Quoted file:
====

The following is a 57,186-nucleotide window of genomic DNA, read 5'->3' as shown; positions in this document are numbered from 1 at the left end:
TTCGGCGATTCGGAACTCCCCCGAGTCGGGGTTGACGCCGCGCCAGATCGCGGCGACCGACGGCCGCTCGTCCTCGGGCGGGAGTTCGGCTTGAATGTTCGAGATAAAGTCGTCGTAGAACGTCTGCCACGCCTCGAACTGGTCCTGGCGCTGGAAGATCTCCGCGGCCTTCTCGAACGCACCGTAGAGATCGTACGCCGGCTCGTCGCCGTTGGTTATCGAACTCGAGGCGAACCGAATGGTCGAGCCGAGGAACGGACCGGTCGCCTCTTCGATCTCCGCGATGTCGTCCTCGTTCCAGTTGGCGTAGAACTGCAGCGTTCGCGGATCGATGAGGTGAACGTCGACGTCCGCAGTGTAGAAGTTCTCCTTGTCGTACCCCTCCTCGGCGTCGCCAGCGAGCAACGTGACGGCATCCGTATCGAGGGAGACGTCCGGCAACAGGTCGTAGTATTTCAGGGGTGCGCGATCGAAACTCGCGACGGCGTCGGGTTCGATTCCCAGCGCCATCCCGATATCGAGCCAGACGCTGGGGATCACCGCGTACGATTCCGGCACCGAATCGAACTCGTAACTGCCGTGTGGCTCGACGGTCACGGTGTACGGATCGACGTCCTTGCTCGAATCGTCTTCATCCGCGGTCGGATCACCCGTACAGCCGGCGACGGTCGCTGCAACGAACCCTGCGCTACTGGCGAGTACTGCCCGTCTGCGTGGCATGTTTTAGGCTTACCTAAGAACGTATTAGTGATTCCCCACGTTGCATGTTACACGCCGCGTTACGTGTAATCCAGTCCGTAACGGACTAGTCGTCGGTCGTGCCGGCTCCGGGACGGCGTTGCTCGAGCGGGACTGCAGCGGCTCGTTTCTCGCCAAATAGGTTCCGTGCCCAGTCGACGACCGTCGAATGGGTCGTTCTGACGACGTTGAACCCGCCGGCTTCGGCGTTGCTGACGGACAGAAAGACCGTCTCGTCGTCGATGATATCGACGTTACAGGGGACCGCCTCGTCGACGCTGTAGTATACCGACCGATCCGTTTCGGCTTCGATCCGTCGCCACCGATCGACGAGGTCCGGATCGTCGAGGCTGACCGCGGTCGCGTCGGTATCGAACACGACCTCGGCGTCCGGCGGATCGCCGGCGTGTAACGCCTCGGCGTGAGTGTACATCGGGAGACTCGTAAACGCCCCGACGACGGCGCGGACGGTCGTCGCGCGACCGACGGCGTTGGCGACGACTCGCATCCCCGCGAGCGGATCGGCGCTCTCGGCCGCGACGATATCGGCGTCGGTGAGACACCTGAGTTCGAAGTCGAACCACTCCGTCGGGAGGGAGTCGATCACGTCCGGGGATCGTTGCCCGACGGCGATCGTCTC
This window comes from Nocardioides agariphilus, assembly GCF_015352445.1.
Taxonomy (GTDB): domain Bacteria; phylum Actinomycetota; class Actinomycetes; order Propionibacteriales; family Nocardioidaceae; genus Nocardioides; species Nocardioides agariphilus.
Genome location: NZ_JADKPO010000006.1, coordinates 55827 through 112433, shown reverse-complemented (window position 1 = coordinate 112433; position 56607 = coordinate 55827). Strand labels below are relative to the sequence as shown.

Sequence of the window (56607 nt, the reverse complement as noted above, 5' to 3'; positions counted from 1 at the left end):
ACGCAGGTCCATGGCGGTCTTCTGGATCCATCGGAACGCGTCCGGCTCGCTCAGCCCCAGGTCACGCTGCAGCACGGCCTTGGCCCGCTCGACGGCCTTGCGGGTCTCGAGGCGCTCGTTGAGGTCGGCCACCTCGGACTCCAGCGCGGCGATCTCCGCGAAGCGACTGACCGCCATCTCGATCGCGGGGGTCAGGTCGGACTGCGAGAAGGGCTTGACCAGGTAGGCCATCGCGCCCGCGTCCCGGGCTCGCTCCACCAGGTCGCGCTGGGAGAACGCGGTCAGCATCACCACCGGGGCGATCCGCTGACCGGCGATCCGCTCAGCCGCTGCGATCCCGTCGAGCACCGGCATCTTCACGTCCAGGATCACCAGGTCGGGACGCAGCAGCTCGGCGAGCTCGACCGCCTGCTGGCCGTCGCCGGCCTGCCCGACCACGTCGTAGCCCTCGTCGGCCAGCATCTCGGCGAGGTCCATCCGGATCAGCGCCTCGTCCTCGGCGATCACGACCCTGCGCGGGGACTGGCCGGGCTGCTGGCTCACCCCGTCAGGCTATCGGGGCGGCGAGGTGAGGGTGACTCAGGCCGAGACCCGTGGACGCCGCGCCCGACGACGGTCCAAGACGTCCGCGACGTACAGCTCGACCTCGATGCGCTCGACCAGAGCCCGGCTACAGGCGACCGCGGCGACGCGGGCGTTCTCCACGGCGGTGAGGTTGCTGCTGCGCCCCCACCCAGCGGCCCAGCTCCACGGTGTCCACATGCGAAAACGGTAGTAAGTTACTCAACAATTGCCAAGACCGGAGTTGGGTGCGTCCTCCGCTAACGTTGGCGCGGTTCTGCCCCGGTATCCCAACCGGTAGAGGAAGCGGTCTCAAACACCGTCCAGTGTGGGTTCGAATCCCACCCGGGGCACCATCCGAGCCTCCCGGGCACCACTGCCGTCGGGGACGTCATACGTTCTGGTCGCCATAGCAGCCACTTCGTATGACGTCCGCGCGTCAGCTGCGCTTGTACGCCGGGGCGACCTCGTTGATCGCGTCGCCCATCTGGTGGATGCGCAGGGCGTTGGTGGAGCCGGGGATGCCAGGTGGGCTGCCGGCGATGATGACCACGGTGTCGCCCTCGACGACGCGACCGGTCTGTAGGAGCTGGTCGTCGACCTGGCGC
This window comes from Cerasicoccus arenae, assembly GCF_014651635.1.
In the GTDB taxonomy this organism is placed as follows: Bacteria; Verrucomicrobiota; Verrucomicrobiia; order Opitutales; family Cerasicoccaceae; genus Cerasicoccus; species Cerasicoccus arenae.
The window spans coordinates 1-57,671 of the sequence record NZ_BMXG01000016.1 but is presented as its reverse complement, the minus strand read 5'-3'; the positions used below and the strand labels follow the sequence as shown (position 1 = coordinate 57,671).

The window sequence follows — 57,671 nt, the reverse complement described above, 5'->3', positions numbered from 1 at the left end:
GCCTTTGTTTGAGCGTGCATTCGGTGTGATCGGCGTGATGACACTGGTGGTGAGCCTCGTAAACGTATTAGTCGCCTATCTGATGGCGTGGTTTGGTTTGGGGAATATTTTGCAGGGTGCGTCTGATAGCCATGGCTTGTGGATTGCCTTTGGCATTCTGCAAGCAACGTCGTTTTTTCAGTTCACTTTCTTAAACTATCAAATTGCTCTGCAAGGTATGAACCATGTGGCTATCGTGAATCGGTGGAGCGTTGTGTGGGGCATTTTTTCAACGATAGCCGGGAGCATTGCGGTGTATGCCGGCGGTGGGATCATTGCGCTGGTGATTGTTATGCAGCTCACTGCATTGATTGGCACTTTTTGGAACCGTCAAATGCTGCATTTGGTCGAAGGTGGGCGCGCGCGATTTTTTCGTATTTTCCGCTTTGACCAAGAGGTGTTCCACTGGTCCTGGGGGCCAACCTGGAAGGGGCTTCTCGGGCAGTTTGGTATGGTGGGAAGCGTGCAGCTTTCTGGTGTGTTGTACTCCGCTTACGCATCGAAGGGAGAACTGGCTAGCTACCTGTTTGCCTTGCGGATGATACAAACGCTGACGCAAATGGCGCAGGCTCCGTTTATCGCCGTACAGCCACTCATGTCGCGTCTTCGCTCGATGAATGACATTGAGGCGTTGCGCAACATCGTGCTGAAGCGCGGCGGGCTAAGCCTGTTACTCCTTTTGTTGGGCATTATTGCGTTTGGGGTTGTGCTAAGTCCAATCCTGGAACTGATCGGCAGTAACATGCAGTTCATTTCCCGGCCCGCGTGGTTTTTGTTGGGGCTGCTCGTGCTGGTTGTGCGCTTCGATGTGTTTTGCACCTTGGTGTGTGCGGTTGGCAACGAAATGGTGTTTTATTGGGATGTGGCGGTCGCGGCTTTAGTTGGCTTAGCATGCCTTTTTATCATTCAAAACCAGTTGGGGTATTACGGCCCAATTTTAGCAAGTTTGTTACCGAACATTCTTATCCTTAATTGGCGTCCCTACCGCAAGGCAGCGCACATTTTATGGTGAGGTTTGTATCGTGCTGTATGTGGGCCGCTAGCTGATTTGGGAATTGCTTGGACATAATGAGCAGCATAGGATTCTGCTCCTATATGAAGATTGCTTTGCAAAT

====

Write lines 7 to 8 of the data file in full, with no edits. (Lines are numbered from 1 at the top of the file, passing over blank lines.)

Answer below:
ACGCAGGTCCATGGCGGTCTTCTGGATCCATCGGAACGCGTCCGGCTCGCTCAGCCCCAGGTCACGCTGCAGCACGGCCTTGGCCCGCTCGACGGCCTTGCGGGTCTCGAGGCGCTCGTTGAGGTCGGCCACCTCGGACTCCAGCGCGGCGATCTCCGCGAAGCGACTGACCGCCATCTCGATCGCGGGGGTCAGGTCGGACTGCGAGAAGGGCTTGACCAGGTAGGCCATCGCGCCCGCGTCCCGGGCTCGCTCCACCAGGTCGCGCTGGGAGAACGCGGTCAGCATCACCACCGGGGCGATCCGCTGACCGGCGATCCGCTCAGCCGCTGCGATCCCGTCGAGCACCGGCATCTTCACGTCCAGGATCACCAGGTCGGGACGCAGCAGCTCGGCGAGCTCGACCGCCTGCTGGCCGTCGCCGGCCTGCCCGACCACGTCGTAGCCCTCGTCGGCCAGCATCTCGGCGAGGTCCATCCGGATCAGCGCCTCGTCCTCGGCGATCACGACCCTGCGCGGGGACTGGCCGGGCTGCTGGCTCACCCCGTCAGGCTATCGGGGCGGCGAGGTGAGGGTGACTCAGGCCGAGACCCGTGGACGCCGCGCCCGACGACGGTCCAAGACGTCCGCGACGTACAGCTCGACCTCGATGCGCTCGACCAGAGCCCGGCTACAGGCGACCGCGGCGACGCGGGCGTTCTCCACGGCGGTGAGGTTGCTGCTGCGCCCCCACCCAGCGGCCCAGCTCCACGGTGTCCACATGCGAAAACGGTAGTAAGTTACTCAACAATTGCCAAGACCGGAGTTGGGTGCGTCCTCCGCTAACGTTGGCGCGGTTCTGCCCCGGTATCCCAACCGGTAGAGGAAGCGGTCTCAAACACCGTCCAGTGTGGGTTCGAATCCCACCCGGGGCACCATCCGAGCCTCCCGGGCACCACTGCCGTCGGGGACGTCATACGTTCTGGTCGCCATAGCAGCCACTTCGTATGACGTCCGCGCGTCAGCTGCGCTTGTACGCCGGGGCGACCTCGTTGATCGCGTCGCCCATCTGGTGGATGCGCAGGGCGTTGGTGGAGCCGGGGATGCCAGGTGGGCTGCCGGCGATGATGACCACGGTGTCGCCCTCGACGACGCGACCGGTCTGTAGGAGCTGGTCGTCGACCTGGCGC
This window comes from Cerasicoccus arenae, assembly GCF_014651635.1.